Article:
I absolutely have social anxiety, and I have non-existent self esteem many days, including all of the days wherein I contemplate actively going out to try to make friends. I’ve thought about how I should try to make friends with folks in my Improv group outside of class and/or over the generic burgers we get after class at the eight-dollar slightly-nicer-fast-food burger place that we frequent. I have’t worked up the nerve yet. Ever heard the course expression about pissing where you sleep? Making friends with my Improv practice group outside of the theater feels like it would become a version of that if I ever dared to show the people who know me as a performer what I am actually like as a person.

I managed to make a handful of good friends in undergrad/grad school. I got my degrees in a STEM field, and there is a higher-than-population-average set of geeky weirdos in STEM fields. Also, D&D is kind of like the Improv of college friendships. Start out playing a character and I don’t feel as awkward? My tendency to get very into character, in college D&D as in Improv, probably helped, too, and over time I slowly began to talk to my friends as Lavender, not as an elven wizard. That was in the Neverland of college/grad school where no one really grows up and the social immaturity of ADHD doesn’t matter anyway. Now, I’m a thirty-something adult in a new city, and I’d like to have a friend who isn’t thousands of miles away. Unfortunately, I’m still more like an undergrad in my own mental conception of myself than a successful thirty-something thanks to the warping of C-PTSD and the slower-developing frontal cortex of ADHD.

I have no idea how to make friends, but I had hoped that attending a meetup group full of ten other people who kind-of wanted to be there and also kind-of wanted to flee far, far away seemed like a sensible prospect. The organizers, too, seemed to instinctively know how to make me feel comfortable in a social situation. It was almost like they, too, had social anxiety or something! There was: 1) a clear objective beyond just small talk (board game night); 2) activities that didn’t threaten an RSD spiral or me feeling like the whole evening was a subtle dominance game of whether I was actually intelligent enough  to justify the name on the college I went to (not only strategy board games but party games would be available); and 3) a clear end time (even though the rest of the East Coast never seems to list an end time for activities, including work events, which makes the torture feel like it could last indefinitely!)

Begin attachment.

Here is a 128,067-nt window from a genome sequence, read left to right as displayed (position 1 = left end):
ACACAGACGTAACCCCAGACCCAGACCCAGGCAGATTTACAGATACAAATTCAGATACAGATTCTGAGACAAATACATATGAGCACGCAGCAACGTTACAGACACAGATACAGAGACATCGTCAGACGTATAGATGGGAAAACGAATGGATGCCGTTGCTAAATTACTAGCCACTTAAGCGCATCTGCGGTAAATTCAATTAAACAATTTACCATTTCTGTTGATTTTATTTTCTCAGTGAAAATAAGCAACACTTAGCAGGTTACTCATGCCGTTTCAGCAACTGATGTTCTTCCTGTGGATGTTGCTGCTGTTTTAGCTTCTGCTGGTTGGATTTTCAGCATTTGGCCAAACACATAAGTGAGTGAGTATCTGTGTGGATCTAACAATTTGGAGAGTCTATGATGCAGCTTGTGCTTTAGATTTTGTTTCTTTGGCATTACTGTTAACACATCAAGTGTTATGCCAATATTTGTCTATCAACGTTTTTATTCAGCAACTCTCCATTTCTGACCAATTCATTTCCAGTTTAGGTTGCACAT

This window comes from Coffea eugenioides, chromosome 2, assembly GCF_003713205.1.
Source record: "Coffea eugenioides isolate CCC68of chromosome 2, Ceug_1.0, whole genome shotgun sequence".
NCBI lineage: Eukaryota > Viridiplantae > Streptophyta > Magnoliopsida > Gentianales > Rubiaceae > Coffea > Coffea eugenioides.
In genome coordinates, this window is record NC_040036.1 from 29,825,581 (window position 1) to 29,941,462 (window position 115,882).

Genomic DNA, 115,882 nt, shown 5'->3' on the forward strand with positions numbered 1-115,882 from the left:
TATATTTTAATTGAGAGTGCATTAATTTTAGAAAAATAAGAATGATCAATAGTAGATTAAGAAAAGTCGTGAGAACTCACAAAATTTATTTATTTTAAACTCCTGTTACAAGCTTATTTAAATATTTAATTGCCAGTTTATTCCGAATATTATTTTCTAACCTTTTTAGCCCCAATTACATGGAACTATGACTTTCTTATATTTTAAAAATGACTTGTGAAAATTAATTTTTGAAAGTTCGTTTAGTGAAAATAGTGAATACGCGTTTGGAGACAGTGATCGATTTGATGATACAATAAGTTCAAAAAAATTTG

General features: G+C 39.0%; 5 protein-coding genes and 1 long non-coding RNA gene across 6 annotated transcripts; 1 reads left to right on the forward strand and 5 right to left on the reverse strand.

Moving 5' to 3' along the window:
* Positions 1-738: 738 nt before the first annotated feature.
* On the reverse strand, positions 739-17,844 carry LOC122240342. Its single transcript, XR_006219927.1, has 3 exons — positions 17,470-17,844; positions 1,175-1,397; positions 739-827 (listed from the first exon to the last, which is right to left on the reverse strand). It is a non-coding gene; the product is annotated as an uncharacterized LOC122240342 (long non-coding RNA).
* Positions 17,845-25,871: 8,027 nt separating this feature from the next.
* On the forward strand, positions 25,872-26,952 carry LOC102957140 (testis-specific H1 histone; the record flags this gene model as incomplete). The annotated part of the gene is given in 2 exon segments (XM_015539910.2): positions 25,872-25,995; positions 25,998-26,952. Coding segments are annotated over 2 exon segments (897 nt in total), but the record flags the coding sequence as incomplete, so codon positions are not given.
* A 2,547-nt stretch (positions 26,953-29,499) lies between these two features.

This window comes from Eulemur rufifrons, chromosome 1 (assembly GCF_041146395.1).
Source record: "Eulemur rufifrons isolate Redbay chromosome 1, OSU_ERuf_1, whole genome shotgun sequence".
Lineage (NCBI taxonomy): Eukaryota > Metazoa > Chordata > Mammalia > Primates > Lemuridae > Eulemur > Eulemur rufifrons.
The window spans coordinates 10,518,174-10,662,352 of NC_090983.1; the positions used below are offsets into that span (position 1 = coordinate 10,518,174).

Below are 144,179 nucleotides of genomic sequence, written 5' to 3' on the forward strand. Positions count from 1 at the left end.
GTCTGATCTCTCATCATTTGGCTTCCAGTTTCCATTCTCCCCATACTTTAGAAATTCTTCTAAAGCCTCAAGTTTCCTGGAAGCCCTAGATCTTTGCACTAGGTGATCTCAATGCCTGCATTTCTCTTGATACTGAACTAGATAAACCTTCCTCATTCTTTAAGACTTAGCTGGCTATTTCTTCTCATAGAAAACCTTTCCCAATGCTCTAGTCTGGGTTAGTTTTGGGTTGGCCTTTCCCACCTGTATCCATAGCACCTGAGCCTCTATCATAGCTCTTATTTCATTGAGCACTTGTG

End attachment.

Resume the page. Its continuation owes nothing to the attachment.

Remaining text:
I made it through the two hours at work, and then I checked the directions again before I left. I was mentally prepared to go. However, it turns out my life (like my jokes) is a big cliché. Sometime over the past two hours, all but me and one other person – including the organizers! – had changed their RSVP to decline. The ten-person meetup had suddenly become a two-person meetup. That was a bridge too far for me. I politely wrote a note saying that I was jumping on the bandwagon, canceling my RSVP, and that I hoped the one person remaining saw the note before they made the trip. The organizers threw a social anxiety party and no one – including them – showed up!

I’m glad the tagline of this blog is “laughing at myself and learning to love (live with) it,” because, dang, that’s kind of hilarious! If I can’t laugh at my social anxiety, I’ll never try again with that group right? At least, assuming there is another meeting to try again at

P.S. Speaking of clichés:

“Knock knock”

“Who’s there?”